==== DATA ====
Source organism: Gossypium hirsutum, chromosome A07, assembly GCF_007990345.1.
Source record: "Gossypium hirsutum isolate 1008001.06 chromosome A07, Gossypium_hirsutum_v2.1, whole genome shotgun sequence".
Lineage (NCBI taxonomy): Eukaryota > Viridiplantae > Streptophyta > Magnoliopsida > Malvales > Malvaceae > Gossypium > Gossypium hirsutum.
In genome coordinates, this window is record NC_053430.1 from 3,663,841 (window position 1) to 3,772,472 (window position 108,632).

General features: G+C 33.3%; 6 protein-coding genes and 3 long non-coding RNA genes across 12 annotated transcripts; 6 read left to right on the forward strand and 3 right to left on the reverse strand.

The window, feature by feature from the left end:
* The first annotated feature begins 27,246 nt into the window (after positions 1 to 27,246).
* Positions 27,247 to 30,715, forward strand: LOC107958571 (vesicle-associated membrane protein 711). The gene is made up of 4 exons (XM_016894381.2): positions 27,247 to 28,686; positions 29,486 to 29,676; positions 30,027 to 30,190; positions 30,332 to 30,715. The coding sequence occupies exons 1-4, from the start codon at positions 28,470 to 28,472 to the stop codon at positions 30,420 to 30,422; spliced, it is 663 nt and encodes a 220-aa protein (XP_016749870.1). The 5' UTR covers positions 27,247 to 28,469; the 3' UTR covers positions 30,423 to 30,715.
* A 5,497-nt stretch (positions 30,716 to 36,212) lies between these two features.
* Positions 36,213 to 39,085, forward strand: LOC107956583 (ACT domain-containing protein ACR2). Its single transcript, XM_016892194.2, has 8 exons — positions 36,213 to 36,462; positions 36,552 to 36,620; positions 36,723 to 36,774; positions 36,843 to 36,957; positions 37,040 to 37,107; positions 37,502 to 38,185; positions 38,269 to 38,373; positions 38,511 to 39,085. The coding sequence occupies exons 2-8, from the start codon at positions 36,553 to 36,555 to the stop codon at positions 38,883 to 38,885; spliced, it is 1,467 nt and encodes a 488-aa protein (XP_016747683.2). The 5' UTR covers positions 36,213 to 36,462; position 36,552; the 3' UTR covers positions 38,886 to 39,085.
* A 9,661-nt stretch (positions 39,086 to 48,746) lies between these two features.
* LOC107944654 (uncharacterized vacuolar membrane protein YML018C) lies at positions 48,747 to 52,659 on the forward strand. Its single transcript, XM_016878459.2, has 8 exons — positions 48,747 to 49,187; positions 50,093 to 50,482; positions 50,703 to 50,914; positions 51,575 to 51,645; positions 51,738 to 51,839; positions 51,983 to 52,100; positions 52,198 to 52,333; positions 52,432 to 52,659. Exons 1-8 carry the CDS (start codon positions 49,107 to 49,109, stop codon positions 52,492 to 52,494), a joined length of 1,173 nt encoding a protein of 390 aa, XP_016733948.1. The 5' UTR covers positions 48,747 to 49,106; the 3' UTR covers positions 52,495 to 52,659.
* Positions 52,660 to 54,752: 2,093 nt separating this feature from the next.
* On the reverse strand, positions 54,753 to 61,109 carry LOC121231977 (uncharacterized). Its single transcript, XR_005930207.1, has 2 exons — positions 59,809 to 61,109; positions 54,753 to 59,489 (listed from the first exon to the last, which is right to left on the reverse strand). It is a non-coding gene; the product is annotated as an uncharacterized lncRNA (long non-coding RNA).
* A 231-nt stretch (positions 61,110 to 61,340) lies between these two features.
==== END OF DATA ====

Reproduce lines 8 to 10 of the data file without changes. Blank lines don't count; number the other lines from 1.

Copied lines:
* Positions 27,247 to 30,715, forward strand: LOC107958571 (vesicle-associated membrane protein 711). The gene is made up of 4 exons (XM_016894381.2): positions 27,247 to 28,686; positions 29,486 to 29,676; positions 30,027 to 30,190; positions 30,332 to 30,715. The coding sequence occupies exons 1-4, from the start codon at positions 28,470 to 28,472 to the stop codon at positions 30,420 to 30,422; spliced, it is 663 nt and encodes a 220-aa protein (XP_016749870.1). The 5' UTR covers positions 27,247 to 28,469; the 3' UTR covers positions 30,423 to 30,715.
* A 5,497-nt stretch (positions 30,716 to 36,212) lies between these two features.
* Positions 36,213 to 39,085, forward strand: LOC107956583 (ACT domain-containing protein ACR2). Its single transcript, XM_016892194.2, has 8 exons — positions 36,213 to 36,462; positions 36,552 to 36,620; positions 36,723 to 36,774; positions 36,843 to 36,957; positions 37,040 to 37,107; positions 37,502 to 38,185; positions 38,269 to 38,373; positions 38,511 to 39,085. The coding sequence occupies exons 2-8, from the start codon at positions 36,553 to 36,555 to the stop codon at positions 38,883 to 38,885; spliced, it is 1,467 nt and encodes a 488-aa protein (XP_016747683.2). The 5' UTR covers positions 36,213 to 36,462; position 36,552; the 3' UTR covers positions 38,886 to 39,085.